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David Ainley

Bolehill, Wirksworth
David Ainley is an artist, writer and lecturer known for work that is multi-layered and rich in content related to a critical engagement with landscape representation and human labour.

For over fifty years David Ainley's paintings and drawings have involved approaches in which changing states and 'histories' have been significant concerns. He is now best known for subtle and intense work arising from his researches into the representation of human labour that shapes landscapes and an associated critical engagement with the nature of abstraction.   In the 1960s studies of processes of plant growth influenced biomorphic images which The Guardian noted for their 'poetic intensity', 'invariably imaginative, non-repetitive, and unpredictable'. The systems method he developed in the 1970s evolved from an engagement with the 'Game of Life' devised by the mathematician John Horton Conway, then at Cambridge. A reviewer at this time wrote of Ainley as 'an artist of intense concentration and intelligence'. Whilst having characteristics of some abstract painting these and subsequent works have strong metaphorical content arising, in part, from the artist's engagement with the lengthy procedures involved in their making. Since 1995 his work has been concerned with a distillation of ideas and experiences concerning landscape and labour, informed by research into mining and quarrying in his native Derbyshire, Cornwall and the North Pennines. Increasingly he is interested in the labour involved at sites across the world where difficult-to-mine rare earths are sought. Ainley's paintings and drawings initially strike many viewers as minimalist but on closer investigation their complexity reveals itself. Arising from an ongoing exploration of ways in which the materials and structures of painting and drawing may be infused with referential and expressive content, these intense and subtly beautiful works recast conventions in the representation of landscape and heritage. Rather than adopting a traditional approach in which, in the artist's view, the aestheticization of landscape as scenery has contributed to a disregard for human endeavour that has shaped our world, and without depicting figures or rekindling social realism, David Ainley sees himself as '(re)figuring landscape' through ambitious painting practices. His art is informed by interests in minimalist classical music, improvisation in jazz, poetry, mining history and cultural geography. These slow paintings and drawings are at odds with the expectations and perceptions of seekers of instant visual gratification and sound-bites.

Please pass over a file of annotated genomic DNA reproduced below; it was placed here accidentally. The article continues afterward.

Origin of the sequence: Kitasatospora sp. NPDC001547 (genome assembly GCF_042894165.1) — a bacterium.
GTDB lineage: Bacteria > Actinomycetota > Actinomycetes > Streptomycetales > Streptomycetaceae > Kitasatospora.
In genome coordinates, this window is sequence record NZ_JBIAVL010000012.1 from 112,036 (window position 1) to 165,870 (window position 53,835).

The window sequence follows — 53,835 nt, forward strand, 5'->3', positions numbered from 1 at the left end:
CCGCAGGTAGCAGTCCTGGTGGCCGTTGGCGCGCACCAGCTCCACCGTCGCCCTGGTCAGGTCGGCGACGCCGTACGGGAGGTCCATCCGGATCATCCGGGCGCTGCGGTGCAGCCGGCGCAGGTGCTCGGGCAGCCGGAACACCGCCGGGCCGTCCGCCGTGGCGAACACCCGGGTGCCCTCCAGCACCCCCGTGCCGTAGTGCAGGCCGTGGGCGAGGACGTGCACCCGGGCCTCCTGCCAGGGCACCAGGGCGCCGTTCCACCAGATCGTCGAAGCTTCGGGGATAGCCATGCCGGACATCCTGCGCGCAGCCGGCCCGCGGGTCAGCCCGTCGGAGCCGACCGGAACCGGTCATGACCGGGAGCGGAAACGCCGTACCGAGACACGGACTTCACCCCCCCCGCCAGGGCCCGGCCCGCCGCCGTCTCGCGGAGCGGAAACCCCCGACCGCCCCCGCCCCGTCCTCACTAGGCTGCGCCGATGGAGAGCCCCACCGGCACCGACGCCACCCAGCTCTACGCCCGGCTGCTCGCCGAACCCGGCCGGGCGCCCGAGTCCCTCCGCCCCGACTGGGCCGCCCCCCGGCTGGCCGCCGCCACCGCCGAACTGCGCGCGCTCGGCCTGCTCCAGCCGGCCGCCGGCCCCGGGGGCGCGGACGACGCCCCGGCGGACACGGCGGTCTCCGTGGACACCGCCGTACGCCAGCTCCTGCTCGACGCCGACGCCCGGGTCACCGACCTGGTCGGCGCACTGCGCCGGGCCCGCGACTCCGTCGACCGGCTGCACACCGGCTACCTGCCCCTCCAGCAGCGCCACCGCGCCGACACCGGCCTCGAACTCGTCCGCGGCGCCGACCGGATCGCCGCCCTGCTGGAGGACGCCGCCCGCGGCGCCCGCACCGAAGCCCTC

(A fuller illustrated account can be found in a recent CVAN interview the link to which is in the 'My News' section of this site.)


Middlepeak, The Gulf

Jesus is Condemned to Death

Between Two Spires (Red and Black) a Quarry 2017

Extractive Industry (After Georgius Agricola) 2017

Mined (One Vein, Five Shafts & Red Ground) 2015

Two Ideal Landscapes: Greenfield, Brownfield

A Lead Landscape, Grey Shaft

Rough Pasture (Veins)

From Bibemus Quarry

Cultural Landscape, Spires and old Quarry Workings

Thinking about Cobalt

Thinking about Coltan

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